Scientific Management

Frederick Taylor was born in 1856 to a prominent Quaker family. He could trace his family to pilgrims who came to America on the Mayflower. He had an elite education growing up with plans of going to Harvard to become a lawyer. However, failing eyesight changed his future, as well as the structure of American industry.

Unable to pursue his education, Frederick obtained blue-collar work experience, which was instrumental in his understanding of why business practices need to improve.

While working, Frederick pursued a Mechanical Engineering degree through the Stevens Institute of Technology.  After earning his degree, he began a career as a consultant.  Over time, he created a new way of doing business which was called scientific management.  The four core principles seem so commonsense today that it’s hard to believe that they were controversial when first introduced.  They are:

  • There should be an analysis of the best way to do a job
  • Employees should be carefully selected and trained for their jobs
  • There should be a spirit of cooperation between management and labor
  • There should be a sharing of work between management and labor

Frederick’s work received a boost when the U.S. Supreme Court ruled that the railroads did not need to increase rates to provide for increased pay if they were to use scientific management principles to become more efficient.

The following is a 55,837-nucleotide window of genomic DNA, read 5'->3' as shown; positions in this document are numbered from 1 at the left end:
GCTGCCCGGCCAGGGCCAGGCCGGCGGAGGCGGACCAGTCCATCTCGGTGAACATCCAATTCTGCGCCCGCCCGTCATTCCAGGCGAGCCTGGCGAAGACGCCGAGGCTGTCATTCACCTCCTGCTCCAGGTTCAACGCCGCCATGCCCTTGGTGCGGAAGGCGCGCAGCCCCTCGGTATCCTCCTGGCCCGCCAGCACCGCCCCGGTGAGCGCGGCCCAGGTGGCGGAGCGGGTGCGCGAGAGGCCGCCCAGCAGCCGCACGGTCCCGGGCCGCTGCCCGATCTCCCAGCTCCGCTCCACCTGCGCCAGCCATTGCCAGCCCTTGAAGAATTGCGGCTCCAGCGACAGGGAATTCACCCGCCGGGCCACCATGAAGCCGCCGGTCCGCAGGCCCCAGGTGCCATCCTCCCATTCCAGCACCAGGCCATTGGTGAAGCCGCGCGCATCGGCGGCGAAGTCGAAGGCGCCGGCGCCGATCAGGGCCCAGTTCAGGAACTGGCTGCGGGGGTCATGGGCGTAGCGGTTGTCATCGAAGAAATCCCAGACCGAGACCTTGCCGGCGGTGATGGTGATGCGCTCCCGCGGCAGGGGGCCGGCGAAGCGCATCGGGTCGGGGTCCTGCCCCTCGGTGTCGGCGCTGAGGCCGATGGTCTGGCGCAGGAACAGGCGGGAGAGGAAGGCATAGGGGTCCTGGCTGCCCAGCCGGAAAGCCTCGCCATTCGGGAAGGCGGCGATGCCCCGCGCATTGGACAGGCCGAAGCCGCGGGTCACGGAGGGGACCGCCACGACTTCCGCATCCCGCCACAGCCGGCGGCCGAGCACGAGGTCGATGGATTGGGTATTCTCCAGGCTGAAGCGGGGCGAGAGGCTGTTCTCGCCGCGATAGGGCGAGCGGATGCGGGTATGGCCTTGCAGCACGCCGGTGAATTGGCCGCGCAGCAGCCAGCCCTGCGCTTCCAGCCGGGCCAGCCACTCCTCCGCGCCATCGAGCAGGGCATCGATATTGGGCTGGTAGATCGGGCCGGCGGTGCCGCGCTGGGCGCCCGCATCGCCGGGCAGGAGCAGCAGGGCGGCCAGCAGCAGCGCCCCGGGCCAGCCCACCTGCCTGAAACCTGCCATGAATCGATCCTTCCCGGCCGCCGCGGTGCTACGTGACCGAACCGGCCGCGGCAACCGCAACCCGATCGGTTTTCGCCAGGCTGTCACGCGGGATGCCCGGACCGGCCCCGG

Frederick wrote The Principles of Scientific Management to describe his principles.  The book has often been called the most important book on management in the 20th Century.  In addition to his development of a new way of managing, he also was awarded several patents which made him quite wealthy.

Frederick’s work led to a new engineering discipline: Industrial Engineering.  And his work became the way manufacturing companies worked.  Eventually, many of these ideas were also adapted by service industries as well.

Frederick Taylor was also an accomplished athlete, winning the inaugural National Doubles Championship in tennis and finishing fourth in golf at the 1900 Olympics.  He died from pneumonia one day after turning 59.

Fate has a way of creating beginnings.  If Frederick Taylor’s eyesight had not failed, he would probably never have had the blue-collar experiences which led to his life’s work.  Rarely do new ways ever result from predictable pathways.

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            “Time is the scarcest resource and unless it is managed, nothing else can be managed” – Peter Drucker (Management Professor)

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